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Twinkling the Whimbrels

By Nate Senner, Ph.D. candidate
Whimbrel in flight
Whimbrel by Thomas B. Johnson.

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After a few days of leisurely driving around Isla Chiloé looking for color-banded Hudsonian Godwits and Whimbrels, it’s time to put the expedition into high gear. We’re here to catch and band birds, and for that we need an elaborate system called a cannon net, run by our team’s two cannon-net experts, Larry Niles of the Conserve Wildlife Foundation and Humphrey Sitters of the Wader Study Group.

As odd as it may sound to use cannons to catch birds, they’ve been instrumental in shorebird conservation over the past couple of decades, allowing us to catch lots of birds (up to 400) at once. But how do you catch birds with cannons?

Well, very carefully would be my first answer. There’s always some danger involved for the birds. We take the risks because of the immense amount we can learn from knowing exactly where banded birds go and how long they live – and we do everything in our power to safeguard the birds. In our two-year project we’ve never had a single injured or killed bird.

Cannon netting consists of firing three projectiles over a flock of birds, trailing a single net that traps the birds underneath. Setting up the cannons is a daylong process that involves digging three separate metal tubes into the ground about 15 or so feet apart and stuffing them with a long, metal projectile, each of which will carry one section of the long nylon net.

When the tubes are dug in and properly aimed, we hook each cannon into an electrical system and place black powder at the base of the cannons. Then we string a set of wires back to a control box strategically placed a couple of hundred feet away in a well-hidden vantage point. After all of that is in place, we dig a trench to conceal the net and cover it with seaweed and other detritus. Then it’s a matter of hiding and waiting for the birds to arrive. Just imagine Wile E. Coyote trying to catch Roadrunner with a big contraption triggered by TNT in the old Looney Tunes cartoons. We’re not quite as angry or ineffectual, but we’re still using explosive-laden cannons to capture some wary prey.

The next day, it was clear from the start that nothing would go exactly according to plan. Our goal was to catch a lot of Whimbrels, but at first the entire bay’s only flock was roosting contentedly a couple of hundred yards from our net – far out of range. So while the rest of the team hid, Brad Andres of the U.S. Fish and Wildlife Service had to wander out onto the flats, trying to look as harmless as possible, while still twinkling, or slowly pushing the birds toward our net area (In case you are wondering, the word twinkling was thought up by the Australian guru of cannon netting, Clive Minton). Very slowly this began to work and the Whimbrels in groups of threes and fours picked up and flew over to in front of the net.

But soon a new problem arose. A Southern Lapwing decided to fall asleep right in front of the net, smack in the middle of the danger zone. That’s the area just a few meters from the front of the net. Any bird standing there when the net is triggered will have a high likelihood of getting either killed or gravely injured. Whenever we catch birds we have to constantly monitor to make sure no birds are in this area. Having one bird in there from the get-go made us all a bit nervous. Would more birds move into the danger zone to join the lapwing?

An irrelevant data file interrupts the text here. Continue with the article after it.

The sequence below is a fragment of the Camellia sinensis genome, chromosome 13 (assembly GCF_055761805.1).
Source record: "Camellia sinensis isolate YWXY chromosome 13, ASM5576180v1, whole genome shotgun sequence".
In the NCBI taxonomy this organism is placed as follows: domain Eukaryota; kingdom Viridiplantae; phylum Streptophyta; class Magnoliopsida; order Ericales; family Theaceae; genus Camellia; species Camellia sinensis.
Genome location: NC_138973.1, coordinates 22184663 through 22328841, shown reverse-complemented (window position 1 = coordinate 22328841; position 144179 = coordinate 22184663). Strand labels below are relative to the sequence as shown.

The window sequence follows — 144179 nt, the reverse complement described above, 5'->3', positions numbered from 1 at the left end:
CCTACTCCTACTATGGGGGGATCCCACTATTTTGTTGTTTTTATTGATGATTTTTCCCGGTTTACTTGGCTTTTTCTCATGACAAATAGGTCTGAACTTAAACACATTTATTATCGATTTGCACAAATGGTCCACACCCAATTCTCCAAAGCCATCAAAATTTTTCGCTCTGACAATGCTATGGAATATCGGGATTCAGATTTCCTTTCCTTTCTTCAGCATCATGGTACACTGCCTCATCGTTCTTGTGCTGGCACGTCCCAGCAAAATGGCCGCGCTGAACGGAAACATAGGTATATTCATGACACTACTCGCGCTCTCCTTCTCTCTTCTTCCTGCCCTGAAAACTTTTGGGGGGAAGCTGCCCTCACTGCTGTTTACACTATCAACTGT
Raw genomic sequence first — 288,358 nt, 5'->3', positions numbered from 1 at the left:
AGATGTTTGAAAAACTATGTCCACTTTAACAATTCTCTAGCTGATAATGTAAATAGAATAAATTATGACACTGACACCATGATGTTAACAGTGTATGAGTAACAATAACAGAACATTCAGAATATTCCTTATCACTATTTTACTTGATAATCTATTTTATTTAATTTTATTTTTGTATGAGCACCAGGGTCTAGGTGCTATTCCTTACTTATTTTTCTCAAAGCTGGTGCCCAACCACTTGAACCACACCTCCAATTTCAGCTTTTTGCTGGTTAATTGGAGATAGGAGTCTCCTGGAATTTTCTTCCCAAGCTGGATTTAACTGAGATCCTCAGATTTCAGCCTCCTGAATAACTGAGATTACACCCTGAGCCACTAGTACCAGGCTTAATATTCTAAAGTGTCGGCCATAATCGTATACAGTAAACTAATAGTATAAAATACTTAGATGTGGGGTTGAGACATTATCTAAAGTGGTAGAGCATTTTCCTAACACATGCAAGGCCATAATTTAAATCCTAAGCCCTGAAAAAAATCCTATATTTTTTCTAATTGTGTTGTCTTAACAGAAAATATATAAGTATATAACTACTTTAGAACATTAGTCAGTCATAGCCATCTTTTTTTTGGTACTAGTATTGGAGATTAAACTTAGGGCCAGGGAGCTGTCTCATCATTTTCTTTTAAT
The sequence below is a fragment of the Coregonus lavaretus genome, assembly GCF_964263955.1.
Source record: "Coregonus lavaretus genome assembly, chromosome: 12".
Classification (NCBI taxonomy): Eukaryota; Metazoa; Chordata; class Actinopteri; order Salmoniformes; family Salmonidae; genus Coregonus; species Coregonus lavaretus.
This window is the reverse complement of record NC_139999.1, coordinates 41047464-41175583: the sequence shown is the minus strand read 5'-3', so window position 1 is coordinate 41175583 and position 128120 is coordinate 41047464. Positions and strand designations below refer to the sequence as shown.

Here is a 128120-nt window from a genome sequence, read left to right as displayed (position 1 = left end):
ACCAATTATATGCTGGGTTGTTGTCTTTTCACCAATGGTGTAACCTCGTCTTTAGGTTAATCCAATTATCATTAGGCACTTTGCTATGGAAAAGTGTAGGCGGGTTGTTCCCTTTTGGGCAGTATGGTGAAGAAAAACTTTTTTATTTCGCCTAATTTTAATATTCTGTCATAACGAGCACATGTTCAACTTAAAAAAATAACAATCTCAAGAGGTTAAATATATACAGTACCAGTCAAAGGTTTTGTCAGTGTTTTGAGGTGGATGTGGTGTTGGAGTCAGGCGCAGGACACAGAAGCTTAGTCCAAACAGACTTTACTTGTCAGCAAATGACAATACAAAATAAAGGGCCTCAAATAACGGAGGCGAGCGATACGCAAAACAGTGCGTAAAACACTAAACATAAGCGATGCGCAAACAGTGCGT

As the tide rose, more and more Whimbrels moved into the capture zone, but the lapwing stayed put. Then, all of a sudden, half of the Whimbrels took off for the far point of the bay, taking the lapwing with them. One of our problems was solved, but our potential catch was cut significantly, as only 80-100 birds remained.

All we could do was wait. After another 45 minutes, the advancing tide had finally pushed 80 Whimbrels into the catch area. Gauging the small possibility that the rest of the flock could be induced to enter the capture area, we decided it was now or never. So with a 3-2-1 countdown, Larry gave the signal to fire the cannons and…nothing happened! The nets did not fire.

We needed to take drastic measures. Humphrey, who was closest to the net, had to head out onto the flats and do something we would never otherwise do: twinkle the birds away from the net. We all cringed as the flock scattered in front of Humphrey. Fortunately, though, they only moved about 60 yards down the beach instead of off to another bay. Then Humphrey inspected the cannons and quickly found our problem – one of the wires leading to the back of the third cannon was loose, ruining the connectivity of the entire system like a string of Christmas lights with a broken bulb. After tightening the wires, Humphrey then had to twinkle the birds back into the catch zone. Here, finally, luck was on our side, and the flock moved right back into place.

With some 60 Whimbrels in the capture zone, Larry again gave the signal, and this time, Kaboom! We all made a mad dash to the net to secure everything and make sure no Whimbrels had been hurt (none had). Quickly we moved all the birds out from under the net and into some roomy keeping cages covered with black cloth to calm the birds. Then we were able to sit down and band our catch: 56 Whimbrels. Given the circumstances, a catch we were very happy with.

We had met our expedition’s minimum goal for Whimbrel catches, so our next step is to capture a large number of Hudsonian Godwits at Bahía Pullao, just a few miles from Castro and chock full of godwits, whimbrels, and gulls. Last year we were able to catch nearly 200 godwits there during our expedition.

I’m hoping that catch will go a bit more smoothly and perhaps in my next post I’ll be able to report that we’ve caught some godwits as well!

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